Project: Art Collector’s Retreat
Architects: Rerucha Studio
Builder: DPSCO – David Shutz
Location: Bellevue, Washington
Area: Area: 230.0 m2
Photo Credits: Alex Hayden, Lara Swimmer
Text by Rerucha Studio
The Art Collector’s Retreat is an interior and exterior renovation designed by Jill Rerucha of the Seattle-based Rerucha Studio. Originally designed by noted Pacific Northwest architect Paul Kirk in 1958, the residence is located in the Enatai neighborhood of Bellevue, Washington.
Every site, every house has its strengths and weaknesses. The architect’s purpose is to see the essence of the home through the distraction of its present state. To help the home reveal its authentic self. In this home, the strength emanated from its original architect, Paul Kirk. Kirk was a founder of NW design: simple forms and details, regionally appropriate materials and a wash of Japanese serenity. Much of this composure was lost in ensuing decades of trendy remodels. There was a period weakness in the original design’s front elevation; the house sat as a blank wall on the street, without windows or architectural features and an entry through the carport.
The design team chose to enter the mindset of Paul Kirk, honoring him and the art collectors who owned the potential of this home. The solution for the walled street-side and carport was to relocate the front door and accentuate the strong horizontal in new entry windows and glass garage doors. An entry sequence for the home was then created by elevating and stepping the landscape and dramatizing the hand-crafted steel door.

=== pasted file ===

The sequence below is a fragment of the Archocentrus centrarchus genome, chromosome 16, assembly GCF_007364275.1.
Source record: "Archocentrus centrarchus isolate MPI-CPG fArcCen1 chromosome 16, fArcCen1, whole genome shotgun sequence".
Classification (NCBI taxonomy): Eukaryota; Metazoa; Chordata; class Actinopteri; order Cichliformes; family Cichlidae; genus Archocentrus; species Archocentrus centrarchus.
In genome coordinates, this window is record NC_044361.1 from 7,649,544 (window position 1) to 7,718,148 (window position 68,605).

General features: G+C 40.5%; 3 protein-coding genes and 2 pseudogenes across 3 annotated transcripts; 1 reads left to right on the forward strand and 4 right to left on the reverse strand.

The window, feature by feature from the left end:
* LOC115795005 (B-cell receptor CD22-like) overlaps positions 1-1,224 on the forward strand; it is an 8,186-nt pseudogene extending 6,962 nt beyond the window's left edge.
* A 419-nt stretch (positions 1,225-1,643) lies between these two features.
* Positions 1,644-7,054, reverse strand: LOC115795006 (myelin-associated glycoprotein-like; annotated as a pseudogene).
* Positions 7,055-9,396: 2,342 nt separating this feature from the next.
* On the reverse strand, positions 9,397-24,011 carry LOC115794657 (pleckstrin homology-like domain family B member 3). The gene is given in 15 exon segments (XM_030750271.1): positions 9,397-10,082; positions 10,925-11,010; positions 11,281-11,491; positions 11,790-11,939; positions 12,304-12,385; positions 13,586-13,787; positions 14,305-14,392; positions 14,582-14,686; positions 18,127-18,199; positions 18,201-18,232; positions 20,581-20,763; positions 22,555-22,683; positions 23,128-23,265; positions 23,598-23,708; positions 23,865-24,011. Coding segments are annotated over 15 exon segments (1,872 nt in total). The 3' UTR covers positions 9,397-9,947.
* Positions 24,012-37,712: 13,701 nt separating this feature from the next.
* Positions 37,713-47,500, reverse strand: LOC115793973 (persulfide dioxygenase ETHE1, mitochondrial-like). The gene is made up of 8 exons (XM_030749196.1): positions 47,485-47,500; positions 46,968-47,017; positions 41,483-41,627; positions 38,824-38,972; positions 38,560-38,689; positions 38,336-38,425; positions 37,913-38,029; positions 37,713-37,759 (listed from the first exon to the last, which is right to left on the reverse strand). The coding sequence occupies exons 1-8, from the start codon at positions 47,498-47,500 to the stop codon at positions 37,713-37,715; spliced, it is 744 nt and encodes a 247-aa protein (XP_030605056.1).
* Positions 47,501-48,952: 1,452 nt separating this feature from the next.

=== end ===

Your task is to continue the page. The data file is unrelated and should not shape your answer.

The strength of the home was its east wall of glass, but this dramatic feature emptied onto a paver patio and the windows had become secondary to added interior walls. Those walls were knocked down and the house gutted to bring in the flow of natural light. The serenity of the interiors was reflected by adding Japanese gardens with their timeless elements of pine, stone and moss; inviting the same contemplation as the art within. The inside/outside connection was strengthened, making the house expansive even with its small footprint. Every element of the home — the materials, the sculpted landscape, the light — are part of the architectural composition, supporting and becoming, art. The overall effect is composed. The demanding eye of a collector is met by the orchestration of design.